LEGAL issues and cost concerns regarding Community CCTV systems in place or being put in place across Cork county were discussed at a joint meeting with the Gardaí and the local authority at County Hall this week.
Councillor Ian Doyle brought the problem to the fore that there are 15 community CCTV systems in place with another seven in the pipeline and there is still uncertainty surrounding the legislation in place to ensure appropriate use of the data.
Mr Doyle said he was looking for an update on the systems and the new system coming on stream.
“Community Gardaí do excellent work, but footage and cameras are essential for their work, I know it is a national issue, but I think we need to get things in motion and a budget and department put in place with the Department and the Gardaí and Cork County Council.”
Independent councillor Ben Dalton O’Sullivan said: “Community CCTV systems are the way forward, we need to write to the minister and get clarity on the data protection, that seems to be one of the biggest stumbling blocks in relation to CCTV.”
Cork County Council Chief Executive Tim Lucey said it was a simple problem, that was complex to resolve.
“There are two separate and significant issues, one is the actual legislation and the other is the cost of a CCTV system across the county.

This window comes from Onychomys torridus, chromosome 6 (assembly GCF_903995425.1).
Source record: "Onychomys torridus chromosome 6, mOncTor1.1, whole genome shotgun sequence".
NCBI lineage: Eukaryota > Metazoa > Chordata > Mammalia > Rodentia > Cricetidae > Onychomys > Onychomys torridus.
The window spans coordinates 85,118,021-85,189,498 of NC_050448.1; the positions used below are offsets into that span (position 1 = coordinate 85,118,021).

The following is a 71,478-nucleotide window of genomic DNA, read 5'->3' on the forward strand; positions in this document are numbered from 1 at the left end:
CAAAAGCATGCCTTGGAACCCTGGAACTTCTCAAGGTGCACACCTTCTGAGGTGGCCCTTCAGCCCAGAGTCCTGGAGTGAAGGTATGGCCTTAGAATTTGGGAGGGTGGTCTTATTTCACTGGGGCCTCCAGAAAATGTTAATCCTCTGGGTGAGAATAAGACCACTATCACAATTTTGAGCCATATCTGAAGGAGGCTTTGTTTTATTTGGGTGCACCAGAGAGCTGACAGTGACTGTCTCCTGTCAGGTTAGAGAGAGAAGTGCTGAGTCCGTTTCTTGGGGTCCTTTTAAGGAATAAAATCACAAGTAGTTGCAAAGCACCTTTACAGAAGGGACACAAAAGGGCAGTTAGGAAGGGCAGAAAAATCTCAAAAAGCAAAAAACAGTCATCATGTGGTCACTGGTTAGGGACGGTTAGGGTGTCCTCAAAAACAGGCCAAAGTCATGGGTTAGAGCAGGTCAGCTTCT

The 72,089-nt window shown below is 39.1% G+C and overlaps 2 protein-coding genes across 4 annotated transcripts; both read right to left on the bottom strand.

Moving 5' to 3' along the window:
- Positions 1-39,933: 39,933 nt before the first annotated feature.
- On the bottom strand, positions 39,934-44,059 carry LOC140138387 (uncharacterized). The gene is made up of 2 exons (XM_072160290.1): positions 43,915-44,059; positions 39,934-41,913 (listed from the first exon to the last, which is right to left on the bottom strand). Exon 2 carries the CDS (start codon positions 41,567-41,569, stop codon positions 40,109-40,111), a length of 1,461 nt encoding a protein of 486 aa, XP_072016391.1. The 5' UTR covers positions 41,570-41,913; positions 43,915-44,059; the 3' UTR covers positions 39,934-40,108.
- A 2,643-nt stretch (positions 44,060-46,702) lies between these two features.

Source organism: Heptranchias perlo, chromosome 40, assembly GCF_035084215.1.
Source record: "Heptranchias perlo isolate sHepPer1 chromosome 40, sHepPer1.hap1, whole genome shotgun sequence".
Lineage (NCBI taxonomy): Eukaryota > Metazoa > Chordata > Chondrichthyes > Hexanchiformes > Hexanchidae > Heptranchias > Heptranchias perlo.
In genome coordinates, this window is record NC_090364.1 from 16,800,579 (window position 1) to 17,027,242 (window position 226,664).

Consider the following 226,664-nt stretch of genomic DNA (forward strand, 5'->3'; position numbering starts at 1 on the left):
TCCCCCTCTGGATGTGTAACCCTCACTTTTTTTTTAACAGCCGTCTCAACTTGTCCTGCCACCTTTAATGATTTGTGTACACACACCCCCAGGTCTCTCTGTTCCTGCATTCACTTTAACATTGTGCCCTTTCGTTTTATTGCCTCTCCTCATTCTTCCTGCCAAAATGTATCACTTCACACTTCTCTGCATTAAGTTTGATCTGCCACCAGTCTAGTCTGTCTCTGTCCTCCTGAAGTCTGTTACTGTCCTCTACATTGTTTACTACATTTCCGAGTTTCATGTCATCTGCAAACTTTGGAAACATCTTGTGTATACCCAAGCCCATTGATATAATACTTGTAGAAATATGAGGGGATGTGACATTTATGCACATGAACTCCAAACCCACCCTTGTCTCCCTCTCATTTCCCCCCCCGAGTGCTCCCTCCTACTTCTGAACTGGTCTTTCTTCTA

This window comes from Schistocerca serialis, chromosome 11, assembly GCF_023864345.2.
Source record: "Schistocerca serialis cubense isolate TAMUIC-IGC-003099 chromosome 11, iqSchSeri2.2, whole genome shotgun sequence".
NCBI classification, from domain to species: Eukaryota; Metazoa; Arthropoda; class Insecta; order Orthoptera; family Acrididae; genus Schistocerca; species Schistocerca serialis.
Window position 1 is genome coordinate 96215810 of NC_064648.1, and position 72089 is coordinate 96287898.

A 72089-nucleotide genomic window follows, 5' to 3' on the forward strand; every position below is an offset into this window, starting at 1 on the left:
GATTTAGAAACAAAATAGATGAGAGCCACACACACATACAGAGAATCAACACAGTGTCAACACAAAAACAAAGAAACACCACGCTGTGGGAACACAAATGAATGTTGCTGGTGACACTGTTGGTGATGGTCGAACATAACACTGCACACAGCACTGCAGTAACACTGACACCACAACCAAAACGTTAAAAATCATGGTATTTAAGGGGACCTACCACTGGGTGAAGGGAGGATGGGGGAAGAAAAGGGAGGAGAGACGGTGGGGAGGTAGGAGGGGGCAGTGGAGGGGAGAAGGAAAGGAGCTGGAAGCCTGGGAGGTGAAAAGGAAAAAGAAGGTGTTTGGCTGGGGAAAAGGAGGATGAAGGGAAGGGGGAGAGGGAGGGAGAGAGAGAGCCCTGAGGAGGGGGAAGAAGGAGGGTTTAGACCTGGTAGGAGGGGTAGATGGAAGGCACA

“In legislation as it stands the data controller of a community CCTV system in the local authority, but in order to do that, we would have to have actual control of the systems."
Mr Lucey said whether or not the council would be able to provide live feeds to An Garda Siochana was up for discussion.
"We had an assessment, Cork County probably has the highest number of systems, there are 22, 15 installed and seven proposed, of various models and makes, to bring all of those into a system where you have one simple management system, the costs are extremely significant, you are talking about half a million euro.
“And the operational costs of taking responsibility for the data control elements of it and access them in an appropriate manner would be in the region of €350,000 per annum.
“If it were legally sound for us to take over the systems as data controller, we would do so, but there would be cost issues.”
West Cork Superintendent Con Cadogan said new legislation that had been delayed by Covid was in the works and would be going to bill stage as soon as possible.
Supt Cadogan agreed that these systems are invaluable, however in response to a suggestion from Mr Doyle that An Garda Siochana should take control of the systems, Supt Cadogan said financial implications would have to be considered.